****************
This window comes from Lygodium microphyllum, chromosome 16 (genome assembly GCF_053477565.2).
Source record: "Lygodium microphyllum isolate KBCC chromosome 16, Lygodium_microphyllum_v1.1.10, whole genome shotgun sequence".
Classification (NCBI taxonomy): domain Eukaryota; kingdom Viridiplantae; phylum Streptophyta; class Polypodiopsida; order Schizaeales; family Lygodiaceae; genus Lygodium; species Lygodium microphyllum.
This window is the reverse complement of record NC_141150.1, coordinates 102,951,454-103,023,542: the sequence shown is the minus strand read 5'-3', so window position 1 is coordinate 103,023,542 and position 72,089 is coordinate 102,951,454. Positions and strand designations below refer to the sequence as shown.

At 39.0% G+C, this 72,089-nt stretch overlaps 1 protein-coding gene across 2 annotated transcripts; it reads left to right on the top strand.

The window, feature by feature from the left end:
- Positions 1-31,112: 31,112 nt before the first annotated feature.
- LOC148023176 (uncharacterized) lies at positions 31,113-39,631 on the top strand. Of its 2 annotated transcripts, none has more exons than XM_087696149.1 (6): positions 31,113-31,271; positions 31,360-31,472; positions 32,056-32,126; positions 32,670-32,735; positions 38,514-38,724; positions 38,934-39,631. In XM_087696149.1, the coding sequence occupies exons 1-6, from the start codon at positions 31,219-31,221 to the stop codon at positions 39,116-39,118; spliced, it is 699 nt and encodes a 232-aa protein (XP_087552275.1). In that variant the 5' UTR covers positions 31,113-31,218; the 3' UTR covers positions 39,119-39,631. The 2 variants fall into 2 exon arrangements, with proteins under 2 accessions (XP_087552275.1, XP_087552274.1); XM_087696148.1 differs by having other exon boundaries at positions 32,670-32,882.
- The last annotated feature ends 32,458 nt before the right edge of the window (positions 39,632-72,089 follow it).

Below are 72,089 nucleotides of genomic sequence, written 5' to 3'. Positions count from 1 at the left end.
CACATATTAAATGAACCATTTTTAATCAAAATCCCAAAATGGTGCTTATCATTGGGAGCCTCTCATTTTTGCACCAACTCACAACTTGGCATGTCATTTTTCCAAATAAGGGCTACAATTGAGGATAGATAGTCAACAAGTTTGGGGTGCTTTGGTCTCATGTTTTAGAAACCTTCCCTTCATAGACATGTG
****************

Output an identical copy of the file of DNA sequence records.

This window comes from Lygodium microphyllum, chromosome 16 (genome assembly GCF_053477565.2).
Source record: "Lygodium microphyllum isolate KBCC chromosome 16, Lygodium_microphyllum_v1.1.10, whole genome shotgun sequence".
Classification (NCBI taxonomy): domain Eukaryota; kingdom Viridiplantae; phylum Streptophyta; class Polypodiopsida; order Schizaeales; family Lygodiaceae; genus Lygodium; species Lygodium microphyllum.
This window is the reverse complement of record NC_141150.1, coordinates 102,951,454-103,023,542: the sequence shown is the minus strand read 5'-3', so window position 1 is coordinate 103,023,542 and position 72,089 is coordinate 102,951,454. Positions and strand designations below refer to the sequence as shown.

At 39.0% G+C, this 72,089-nt stretch overlaps 1 protein-coding gene across 2 annotated transcripts; it reads left to right on the top strand.

The window, feature by feature from the left end:
- Positions 1-31,112: 31,112 nt before the first annotated feature.
- LOC148023176 (uncharacterized) lies at positions 31,113-39,631 on the top strand. Of its 2 annotated transcripts, none has more exons than XM_087696149.1 (6): positions 31,113-31,271; positions 31,360-31,472; positions 32,056-32,126; positions 32,670-32,735; positions 38,514-38,724; positions 38,934-39,631. In XM_087696149.1, the coding sequence occupies exons 1-6, from the start codon at positions 31,219-31,221 to the stop codon at positions 39,116-39,118; spliced, it is 699 nt and encodes a 232-aa protein (XP_087552275.1). In that variant the 5' UTR covers positions 31,113-31,218; the 3' UTR covers positions 39,119-39,631. The 2 variants fall into 2 exon arrangements, with proteins under 2 accessions (XP_087552275.1, XP_087552274.1); XM_087696148.1 differs by having other exon boundaries at positions 32,670-32,882.
- The last annotated feature ends 32,458 nt before the right edge of the window (positions 39,632-72,089 follow it).

Below are 72,089 nucleotides of genomic sequence, written 5' to 3'. Positions count from 1 at the left end.
CACATATTAAATGAACCATTTTTAATCAAAATCCCAAAATGGTGCTTATCATTGGGAGCCTCTCATTTTTGCACCAACTCACAACTTGGCATGTCATTTTTCCAAATAAGGGCTACAATTGAGGATAGATAGTCAACAAGTTTGGGGTGCTTTGGTCTCATGTTTTAGAAACCTTCCCTTCATAGACATGTG